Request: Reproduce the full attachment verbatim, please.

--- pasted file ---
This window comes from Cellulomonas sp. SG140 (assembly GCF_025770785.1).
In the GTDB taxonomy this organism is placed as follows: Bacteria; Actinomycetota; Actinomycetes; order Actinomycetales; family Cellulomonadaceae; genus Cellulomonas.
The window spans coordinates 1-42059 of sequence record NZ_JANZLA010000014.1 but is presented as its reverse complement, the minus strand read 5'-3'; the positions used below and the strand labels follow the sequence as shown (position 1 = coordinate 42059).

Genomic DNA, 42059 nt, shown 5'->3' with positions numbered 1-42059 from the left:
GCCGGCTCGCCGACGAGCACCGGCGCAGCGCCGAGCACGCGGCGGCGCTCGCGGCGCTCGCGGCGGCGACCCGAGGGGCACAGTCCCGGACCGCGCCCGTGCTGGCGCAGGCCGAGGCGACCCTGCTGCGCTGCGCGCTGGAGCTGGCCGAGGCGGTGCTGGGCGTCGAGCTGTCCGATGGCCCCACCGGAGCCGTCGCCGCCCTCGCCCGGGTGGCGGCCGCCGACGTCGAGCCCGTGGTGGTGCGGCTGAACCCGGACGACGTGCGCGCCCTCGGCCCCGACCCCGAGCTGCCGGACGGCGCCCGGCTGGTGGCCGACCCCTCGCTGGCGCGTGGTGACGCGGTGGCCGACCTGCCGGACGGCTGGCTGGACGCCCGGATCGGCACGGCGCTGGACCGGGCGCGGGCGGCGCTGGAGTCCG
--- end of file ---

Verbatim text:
This window comes from Cellulomonas sp. SG140 (assembly GCF_025770785.1).
In the GTDB taxonomy this organism is placed as follows: Bacteria; Actinomycetota; Actinomycetes; order Actinomycetales; family Cellulomonadaceae; genus Cellulomonas.
The window spans coordinates 1-42059 of sequence record NZ_JANZLA010000014.1 but is presented as its reverse complement, the minus strand read 5'-3'; the positions used below and the strand labels follow the sequence as shown (position 1 = coordinate 42059).

Genomic DNA, 42059 nt, shown 5'->3' with positions numbered 1-42059 from the left:
GCCGGCTCGCCGACGAGCACCGGCGCAGCGCCGAGCACGCGGCGGCGCTCGCGGCGCTCGCGGCGGCGACCCGAGGGGCACAGTCCCGGACCGCGCCCGTGCTGGCGCAGGCCGAGGCGACCCTGCTGCGCTGCGCGCTGGAGCTGGCCGAGGCGGTGCTGGGCGTCGAGCTGTCCGATGGCCCCACCGGAGCCGTCGCCGCCCTCGCCCGGGTGGCGGCCGCCGACGTCGAGCCCGTGGTGGTGCGGCTGAACCCGGACGACGTGCGCGCCCTCGGCCCCGACCCCGAGCTGCCGGACGGCGCCCGGCTGGTGGCCGACCCCTCGCTGGCGCGTGGTGACGCGGTGGCCGACCTGCCGGACGGCTGGCTGGACGCCCGGATCGGCACGGCGCTGGACCGGGCGCGGGCGGCGCTGGAGTCCG